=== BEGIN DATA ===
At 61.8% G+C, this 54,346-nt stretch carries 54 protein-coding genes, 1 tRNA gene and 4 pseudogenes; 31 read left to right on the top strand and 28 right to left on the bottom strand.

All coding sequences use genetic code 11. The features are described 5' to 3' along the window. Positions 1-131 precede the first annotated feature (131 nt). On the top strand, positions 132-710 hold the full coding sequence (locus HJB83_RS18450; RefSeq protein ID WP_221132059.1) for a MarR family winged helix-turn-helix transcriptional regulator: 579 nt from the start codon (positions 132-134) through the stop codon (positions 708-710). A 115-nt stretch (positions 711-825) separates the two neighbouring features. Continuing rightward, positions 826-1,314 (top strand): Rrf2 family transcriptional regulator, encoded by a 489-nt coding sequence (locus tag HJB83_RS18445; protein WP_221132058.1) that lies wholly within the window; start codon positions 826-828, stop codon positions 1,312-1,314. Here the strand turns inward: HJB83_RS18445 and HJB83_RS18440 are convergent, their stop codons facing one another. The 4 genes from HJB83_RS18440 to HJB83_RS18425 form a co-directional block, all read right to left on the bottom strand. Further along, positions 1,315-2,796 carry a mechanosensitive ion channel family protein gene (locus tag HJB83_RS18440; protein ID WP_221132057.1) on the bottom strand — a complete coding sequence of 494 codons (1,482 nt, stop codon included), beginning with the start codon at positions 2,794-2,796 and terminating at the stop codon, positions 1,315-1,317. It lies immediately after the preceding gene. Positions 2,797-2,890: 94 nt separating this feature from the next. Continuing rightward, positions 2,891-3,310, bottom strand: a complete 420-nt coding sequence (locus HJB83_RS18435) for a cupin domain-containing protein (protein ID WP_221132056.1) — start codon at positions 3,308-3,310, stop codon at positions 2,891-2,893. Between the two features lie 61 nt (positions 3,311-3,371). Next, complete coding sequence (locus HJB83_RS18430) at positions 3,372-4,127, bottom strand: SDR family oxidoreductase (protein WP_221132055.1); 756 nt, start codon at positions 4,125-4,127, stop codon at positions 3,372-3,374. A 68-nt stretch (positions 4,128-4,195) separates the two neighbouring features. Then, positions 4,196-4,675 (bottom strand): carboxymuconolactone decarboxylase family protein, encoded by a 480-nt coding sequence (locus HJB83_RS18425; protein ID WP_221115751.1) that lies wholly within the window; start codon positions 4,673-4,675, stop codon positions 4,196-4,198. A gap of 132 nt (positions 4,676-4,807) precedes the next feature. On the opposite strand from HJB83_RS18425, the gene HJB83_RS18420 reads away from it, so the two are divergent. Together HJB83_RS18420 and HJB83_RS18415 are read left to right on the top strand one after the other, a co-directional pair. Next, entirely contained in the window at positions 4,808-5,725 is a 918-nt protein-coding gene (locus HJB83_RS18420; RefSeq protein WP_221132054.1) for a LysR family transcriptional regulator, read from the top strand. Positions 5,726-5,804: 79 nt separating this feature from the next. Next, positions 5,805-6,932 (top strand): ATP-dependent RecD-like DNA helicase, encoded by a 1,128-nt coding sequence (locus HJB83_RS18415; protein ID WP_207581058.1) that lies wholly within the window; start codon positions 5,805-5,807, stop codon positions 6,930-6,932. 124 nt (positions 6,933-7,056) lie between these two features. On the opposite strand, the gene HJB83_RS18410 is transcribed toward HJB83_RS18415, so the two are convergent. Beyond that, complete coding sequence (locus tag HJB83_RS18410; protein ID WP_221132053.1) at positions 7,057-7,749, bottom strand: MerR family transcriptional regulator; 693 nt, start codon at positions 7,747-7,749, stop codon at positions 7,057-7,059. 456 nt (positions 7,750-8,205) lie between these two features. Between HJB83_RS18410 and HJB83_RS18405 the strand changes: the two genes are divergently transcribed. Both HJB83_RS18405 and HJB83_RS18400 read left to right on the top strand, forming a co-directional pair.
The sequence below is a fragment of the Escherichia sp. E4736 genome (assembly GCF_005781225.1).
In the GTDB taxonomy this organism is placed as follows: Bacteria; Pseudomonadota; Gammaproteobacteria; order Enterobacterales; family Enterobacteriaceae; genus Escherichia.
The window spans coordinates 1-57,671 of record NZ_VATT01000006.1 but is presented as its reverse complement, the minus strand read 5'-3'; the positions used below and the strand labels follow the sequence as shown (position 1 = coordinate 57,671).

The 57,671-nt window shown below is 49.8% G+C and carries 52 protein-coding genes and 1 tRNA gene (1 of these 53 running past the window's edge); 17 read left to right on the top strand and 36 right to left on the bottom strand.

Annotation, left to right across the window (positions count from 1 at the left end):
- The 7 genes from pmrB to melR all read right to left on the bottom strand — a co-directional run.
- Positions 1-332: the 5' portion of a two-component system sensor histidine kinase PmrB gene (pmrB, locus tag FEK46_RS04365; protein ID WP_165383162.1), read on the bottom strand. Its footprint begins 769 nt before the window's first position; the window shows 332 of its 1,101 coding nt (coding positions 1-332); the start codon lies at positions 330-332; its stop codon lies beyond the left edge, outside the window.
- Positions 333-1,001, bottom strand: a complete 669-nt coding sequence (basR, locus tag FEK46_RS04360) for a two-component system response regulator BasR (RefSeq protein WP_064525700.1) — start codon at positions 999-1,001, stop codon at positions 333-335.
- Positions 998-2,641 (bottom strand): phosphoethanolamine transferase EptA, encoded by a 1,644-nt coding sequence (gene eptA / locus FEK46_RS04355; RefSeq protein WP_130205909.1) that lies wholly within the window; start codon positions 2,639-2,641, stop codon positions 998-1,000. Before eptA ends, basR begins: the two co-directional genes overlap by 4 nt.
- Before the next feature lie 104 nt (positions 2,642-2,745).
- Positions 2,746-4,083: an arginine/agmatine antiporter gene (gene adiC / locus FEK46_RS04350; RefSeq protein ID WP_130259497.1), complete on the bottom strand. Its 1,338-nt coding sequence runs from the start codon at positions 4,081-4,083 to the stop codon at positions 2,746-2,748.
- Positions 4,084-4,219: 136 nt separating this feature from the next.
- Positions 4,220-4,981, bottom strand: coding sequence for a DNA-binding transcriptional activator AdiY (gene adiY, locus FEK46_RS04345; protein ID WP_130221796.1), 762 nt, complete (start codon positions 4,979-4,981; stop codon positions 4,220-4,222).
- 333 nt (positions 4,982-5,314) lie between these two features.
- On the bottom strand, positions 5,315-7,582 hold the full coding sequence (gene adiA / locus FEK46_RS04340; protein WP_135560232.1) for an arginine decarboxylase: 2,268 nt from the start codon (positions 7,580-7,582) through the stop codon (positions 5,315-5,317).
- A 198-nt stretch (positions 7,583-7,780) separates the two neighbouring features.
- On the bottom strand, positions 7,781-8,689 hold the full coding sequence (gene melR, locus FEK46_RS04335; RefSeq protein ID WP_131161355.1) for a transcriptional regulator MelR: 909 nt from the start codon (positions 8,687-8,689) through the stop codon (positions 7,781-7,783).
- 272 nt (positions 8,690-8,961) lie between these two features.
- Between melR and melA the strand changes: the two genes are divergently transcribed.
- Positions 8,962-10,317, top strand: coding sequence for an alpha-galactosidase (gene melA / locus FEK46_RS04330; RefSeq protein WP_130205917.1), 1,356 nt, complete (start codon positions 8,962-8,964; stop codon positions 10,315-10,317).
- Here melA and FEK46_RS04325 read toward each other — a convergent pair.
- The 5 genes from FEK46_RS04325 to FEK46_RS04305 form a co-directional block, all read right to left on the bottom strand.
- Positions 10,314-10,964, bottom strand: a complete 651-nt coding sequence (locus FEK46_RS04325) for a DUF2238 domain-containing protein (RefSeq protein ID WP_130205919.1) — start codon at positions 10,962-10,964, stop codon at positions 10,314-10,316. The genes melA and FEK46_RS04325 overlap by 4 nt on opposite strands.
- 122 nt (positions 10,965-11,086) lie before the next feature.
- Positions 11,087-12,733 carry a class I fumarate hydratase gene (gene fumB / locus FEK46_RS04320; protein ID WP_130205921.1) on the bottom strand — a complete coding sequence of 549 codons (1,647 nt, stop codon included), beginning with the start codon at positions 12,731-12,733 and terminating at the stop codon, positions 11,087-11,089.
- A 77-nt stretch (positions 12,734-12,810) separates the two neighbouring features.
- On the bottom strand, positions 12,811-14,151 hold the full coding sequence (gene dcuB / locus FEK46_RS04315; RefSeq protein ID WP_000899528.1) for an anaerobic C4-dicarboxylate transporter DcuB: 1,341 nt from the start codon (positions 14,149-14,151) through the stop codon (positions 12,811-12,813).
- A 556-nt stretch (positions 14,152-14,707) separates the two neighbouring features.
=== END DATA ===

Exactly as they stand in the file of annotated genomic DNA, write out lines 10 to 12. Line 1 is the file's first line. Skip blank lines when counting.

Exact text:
- Positions 333-1,001, bottom strand: a complete 669-nt coding sequence (basR, locus tag FEK46_RS04360) for a two-component system response regulator BasR (RefSeq protein WP_064525700.1) — start codon at positions 999-1,001, stop codon at positions 333-335.
- Positions 998-2,641 (bottom strand): phosphoethanolamine transferase EptA, encoded by a 1,644-nt coding sequence (gene eptA / locus FEK46_RS04355; RefSeq protein WP_130205909.1) that lies wholly within the window; start codon positions 2,639-2,641, stop codon positions 998-1,000. Before eptA ends, basR begins: the two co-directional genes overlap by 4 nt.
- Before the next feature lie 104 nt (positions 2,642-2,745).